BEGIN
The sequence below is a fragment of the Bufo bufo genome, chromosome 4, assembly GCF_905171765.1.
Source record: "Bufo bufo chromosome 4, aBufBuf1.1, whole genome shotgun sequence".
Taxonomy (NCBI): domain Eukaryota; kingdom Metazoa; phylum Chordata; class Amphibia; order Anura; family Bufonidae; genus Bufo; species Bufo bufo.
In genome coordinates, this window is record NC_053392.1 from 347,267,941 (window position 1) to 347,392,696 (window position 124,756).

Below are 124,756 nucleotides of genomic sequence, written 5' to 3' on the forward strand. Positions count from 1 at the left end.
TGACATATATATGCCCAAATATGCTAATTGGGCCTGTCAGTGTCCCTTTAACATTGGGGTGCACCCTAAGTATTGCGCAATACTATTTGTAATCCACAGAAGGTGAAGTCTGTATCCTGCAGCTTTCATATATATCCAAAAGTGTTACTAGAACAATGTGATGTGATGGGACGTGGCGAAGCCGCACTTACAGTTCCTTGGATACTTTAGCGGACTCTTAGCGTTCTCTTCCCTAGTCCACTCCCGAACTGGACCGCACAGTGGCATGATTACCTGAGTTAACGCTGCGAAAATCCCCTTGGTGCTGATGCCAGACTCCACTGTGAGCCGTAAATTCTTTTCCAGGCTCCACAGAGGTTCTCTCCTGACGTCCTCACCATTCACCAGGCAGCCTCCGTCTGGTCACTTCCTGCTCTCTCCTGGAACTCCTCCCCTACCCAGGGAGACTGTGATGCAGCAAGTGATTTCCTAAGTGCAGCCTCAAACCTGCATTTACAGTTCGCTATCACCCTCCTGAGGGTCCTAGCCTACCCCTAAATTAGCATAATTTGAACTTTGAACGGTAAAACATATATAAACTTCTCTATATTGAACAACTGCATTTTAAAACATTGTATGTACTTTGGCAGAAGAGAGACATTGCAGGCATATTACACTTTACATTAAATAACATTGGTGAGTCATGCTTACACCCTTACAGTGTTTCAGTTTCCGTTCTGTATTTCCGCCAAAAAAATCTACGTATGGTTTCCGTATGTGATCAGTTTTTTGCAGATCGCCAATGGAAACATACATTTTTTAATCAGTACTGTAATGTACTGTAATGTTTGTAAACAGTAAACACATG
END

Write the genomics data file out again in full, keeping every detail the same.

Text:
The sequence below is a fragment of the Bufo bufo genome, chromosome 4, assembly GCF_905171765.1.
Source record: "Bufo bufo chromosome 4, aBufBuf1.1, whole genome shotgun sequence".
Taxonomy (NCBI): domain Eukaryota; kingdom Metazoa; phylum Chordata; class Amphibia; order Anura; family Bufonidae; genus Bufo; species Bufo bufo.
In genome coordinates, this window is record NC_053392.1 from 347,267,941 (window position 1) to 347,392,696 (window position 124,756).

Below are 124,756 nucleotides of genomic sequence, written 5' to 3' on the forward strand. Positions count from 1 at the left end.
TGACATATATATGCCCAAATATGCTAATTGGGCCTGTCAGTGTCCCTTTAACATTGGGGTGCACCCTAAGTATTGCGCAATACTATTTGTAATCCACAGAAGGTGAAGTCTGTATCCTGCAGCTTTCATATATATCCAAAAGTGTTACTAGAACAATGTGATGTGATGGGACGTGGCGAAGCCGCACTTACAGTTCCTTGGATACTTTAGCGGACTCTTAGCGTTCTCTTCCCTAGTCCACTCCCGAACTGGACCGCACAGTGGCATGATTACCTGAGTTAACGCTGCGAAAATCCCCTTGGTGCTGATGCCAGACTCCACTGTGAGCCGTAAATTCTTTTCCAGGCTCCACAGAGGTTCTCTCCTGACGTCCTCACCATTCACCAGGCAGCCTCCGTCTGGTCACTTCCTGCTCTCTCCTGGAACTCCTCCCCTACCCAGGGAGACTGTGATGCAGCAAGTGATTTCCTAAGTGCAGCCTCAAACCTGCATTTACAGTTCGCTATCACCCTCCTGAGGGTCCTAGCCTACCCCTAAATTAGCATAATTTGAACTTTGAACGGTAAAACATATATAAACTTCTCTATATTGAACAACTGCATTTTAAAACATTGTATGTACTTTGGCAGAAGAGAGACATTGCAGGCATATTACACTTTACATTAAATAACATTGGTGAGTCATGCTTACACCCTTACAGTGTTTCAGTTTCCGTTCTGTATTTCCGCCAAAAAAATCTACGTATGGTTTCCGTATGTGATCAGTTTTTTGCAGATCGCCAATGGAAACATACATTTTTTAATCAGTACTGTAATGTACTGTAATGTTTGTAAACAGTAAACACATG